Male Staffer #1 & Female Staffer: Let’s talk about those left behind. It’s hard to have sympathy for people whose loved ones might resurrect at any moment.
Black Widow: But what if those people come back after you’ve moved on? You can’t get any closure knowing that might happen.
(Black Widow literally says, when a staffer tells her her loved ones might come back, “you say that like it’s a good thing.” This seems to end the conversation with the staffers, and then the website’s boss comes in to deliver the giant moral.)
Boss: Superheroes are greater than humans, and their sacrifice is greater, not just because of the traumatic life-and-death cycle they endure, but because they are heroes and they must inspire us.
(Like some deus ex machine from a freshman philosophy paper, this website’s editor comes in to save the day by letting us all know that superheroes feel this tremendous weight on their shoulders, a weight only increased by the shaky nature of their lifespan. Out of respect to Black Widow (spoiler alert) she deletes the story about Captain America and both characters go on their merry way.)
I realize it may seem like I’m presenting the above synopsis in a flip manner, but I assure you that’s as accurate a portrayal of it as I can summarize. The book raises a number of excellent points, grounded in the real world, about why people shouldn’t care that much when superheroes die (as many Marvel readers don’t), and then it instantly dispels them by saying, essentially, “they’re superheroes and they’re cool so it’s okay.” I don’t know anyone personally who has died from cancer, but I feel like if I did I’d be screaming at this book. How dare they trivialize a very real tragedy to make some point about fictional characters who live and die only to sell overpriced pamphlets of paper? It’s totally wrongheaded and insulting.
See, Secret Avengers #15 has this story completely backwards. The best comic book stories that keep their foot in the real world (All-Star Superman or Action Comics #800 for starters) do so by using fictional heroes to build up true humanity. Superman inspires us, and we are better because of it, both within the world of DC Comics and outside of it. In Nick Spencer’s world, we’re lessened by these heroes. We can’t possibly know the tragedy of their lives and deaths, because obviously being able to be resurrected by the Phoenix Force is much more traumatic to Scott Summers than, I don’t know, some real person who actually loses someone to fucking cancer.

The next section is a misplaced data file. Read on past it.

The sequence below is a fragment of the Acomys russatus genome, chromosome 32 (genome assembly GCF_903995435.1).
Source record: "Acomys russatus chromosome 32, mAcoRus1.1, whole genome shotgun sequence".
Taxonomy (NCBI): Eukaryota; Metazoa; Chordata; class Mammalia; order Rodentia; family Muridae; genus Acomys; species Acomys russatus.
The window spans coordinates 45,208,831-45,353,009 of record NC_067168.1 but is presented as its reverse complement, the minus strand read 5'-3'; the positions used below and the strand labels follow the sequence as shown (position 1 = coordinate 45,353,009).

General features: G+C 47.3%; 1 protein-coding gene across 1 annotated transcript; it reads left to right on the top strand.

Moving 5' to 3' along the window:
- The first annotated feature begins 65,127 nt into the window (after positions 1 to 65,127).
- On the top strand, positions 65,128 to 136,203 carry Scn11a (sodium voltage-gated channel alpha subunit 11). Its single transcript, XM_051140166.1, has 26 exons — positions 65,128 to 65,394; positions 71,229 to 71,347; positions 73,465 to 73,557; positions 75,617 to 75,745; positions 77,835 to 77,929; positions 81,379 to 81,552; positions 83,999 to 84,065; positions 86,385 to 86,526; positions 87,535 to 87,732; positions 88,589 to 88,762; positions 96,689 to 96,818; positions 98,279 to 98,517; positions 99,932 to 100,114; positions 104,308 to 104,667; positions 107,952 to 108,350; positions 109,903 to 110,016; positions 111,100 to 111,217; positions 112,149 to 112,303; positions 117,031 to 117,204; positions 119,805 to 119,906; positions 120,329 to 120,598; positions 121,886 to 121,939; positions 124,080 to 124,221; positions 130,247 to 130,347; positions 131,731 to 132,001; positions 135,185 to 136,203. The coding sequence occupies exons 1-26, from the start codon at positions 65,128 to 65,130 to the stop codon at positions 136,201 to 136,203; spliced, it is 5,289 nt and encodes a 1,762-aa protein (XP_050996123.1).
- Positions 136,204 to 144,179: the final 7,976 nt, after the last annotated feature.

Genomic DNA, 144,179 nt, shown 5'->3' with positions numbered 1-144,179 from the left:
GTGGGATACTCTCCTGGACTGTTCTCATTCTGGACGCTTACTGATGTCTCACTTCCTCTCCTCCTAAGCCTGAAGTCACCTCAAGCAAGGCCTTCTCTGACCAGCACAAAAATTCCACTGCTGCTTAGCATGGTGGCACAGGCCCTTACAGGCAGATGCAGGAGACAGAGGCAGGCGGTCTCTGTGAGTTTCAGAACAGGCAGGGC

Maybe that speaks to the core philosophical differences between the Marvel and DC universes, or maybe it’s just an example of this book being poorly conceived, but seriously, are we supposed to buy this as anything more than cheap justification for a lame-ass sales stunt that only happened so Marvel could put Steve Rogers back in the Captain America suit in time for his movie?
The more I think about this issue the angrier I get, so I’m going to leave this piece where I began it. I fully believe that Nick Spencer and Scot Eaton are talented comic book creators. For whatever reason, they miss the point so completely with this issue that it actually ends up making me feel worse as a human being, the exact opposite about what these fictional stories should do, and indeed what one of the characters in this very issue says they do. I have no idea how this book got made, but I hope to never read another one like it again.
My Best of 2012 Playlist by Eric Garneau
After being inspired by some friends, for the past few years I’ve been really into documenting my musical exploration with year-end mixes. I realize this is not a particularly novel thing to do, but hey, who has original ideas any more? Anyway, this has gotten even easier to do thanks to new technology like Spotify. read more